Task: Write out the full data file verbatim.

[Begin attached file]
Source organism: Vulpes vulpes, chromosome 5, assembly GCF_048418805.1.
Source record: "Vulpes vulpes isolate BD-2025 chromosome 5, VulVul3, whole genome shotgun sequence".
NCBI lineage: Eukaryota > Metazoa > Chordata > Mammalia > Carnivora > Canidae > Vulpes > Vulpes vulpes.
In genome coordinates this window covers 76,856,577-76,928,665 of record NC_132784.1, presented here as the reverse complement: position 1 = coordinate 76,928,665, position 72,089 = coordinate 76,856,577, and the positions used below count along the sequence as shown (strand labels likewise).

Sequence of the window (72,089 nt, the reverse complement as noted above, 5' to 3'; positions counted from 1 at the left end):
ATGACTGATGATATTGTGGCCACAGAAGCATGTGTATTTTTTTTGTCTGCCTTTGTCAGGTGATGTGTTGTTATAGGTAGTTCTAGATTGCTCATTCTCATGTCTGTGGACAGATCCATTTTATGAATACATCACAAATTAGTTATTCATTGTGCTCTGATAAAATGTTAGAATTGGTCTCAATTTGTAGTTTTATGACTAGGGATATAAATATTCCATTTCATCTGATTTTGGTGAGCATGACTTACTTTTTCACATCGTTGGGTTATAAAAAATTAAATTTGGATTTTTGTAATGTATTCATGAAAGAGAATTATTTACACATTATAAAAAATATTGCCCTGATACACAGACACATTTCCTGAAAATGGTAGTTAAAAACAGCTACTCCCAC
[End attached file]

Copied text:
Source organism: Vulpes vulpes, chromosome 5, assembly GCF_048418805.1.
Source record: "Vulpes vulpes isolate BD-2025 chromosome 5, VulVul3, whole genome shotgun sequence".
NCBI lineage: Eukaryota > Metazoa > Chordata > Mammalia > Carnivora > Canidae > Vulpes > Vulpes vulpes.
In genome coordinates this window covers 76,856,577-76,928,665 of record NC_132784.1, presented here as the reverse complement: position 1 = coordinate 76,928,665, position 72,089 = coordinate 76,856,577, and the positions used below count along the sequence as shown (strand labels likewise).

Sequence of the window (72,089 nt, the reverse complement as noted above, 5' to 3'; positions counted from 1 at the left end):
ATGACTGATGATATTGTGGCCACAGAAGCATGTGTATTTTTTTTGTCTGCCTTTGTCAGGTGATGTGTTGTTATAGGTAGTTCTAGATTGCTCATTCTCATGTCTGTGGACAGATCCATTTTATGAATACATCACAAATTAGTTATTCATTGTGCTCTGATAAAATGTTAGAATTGGTCTCAATTTGTAGTTTTATGACTAGGGATATAAATATTCCATTTCATCTGATTTTGGTGAGCATGACTTACTTTTTCACATCGTTGGGTTATAAAAAATTAAATTTGGATTTTTGTAATGTATTCATGAAAGAGAATTATTTACACATTATAAAAAATATTGCCCTGATACACAGACACATTTCCTGAAAATGGTAGTTAAAAACAGCTACTCCCAC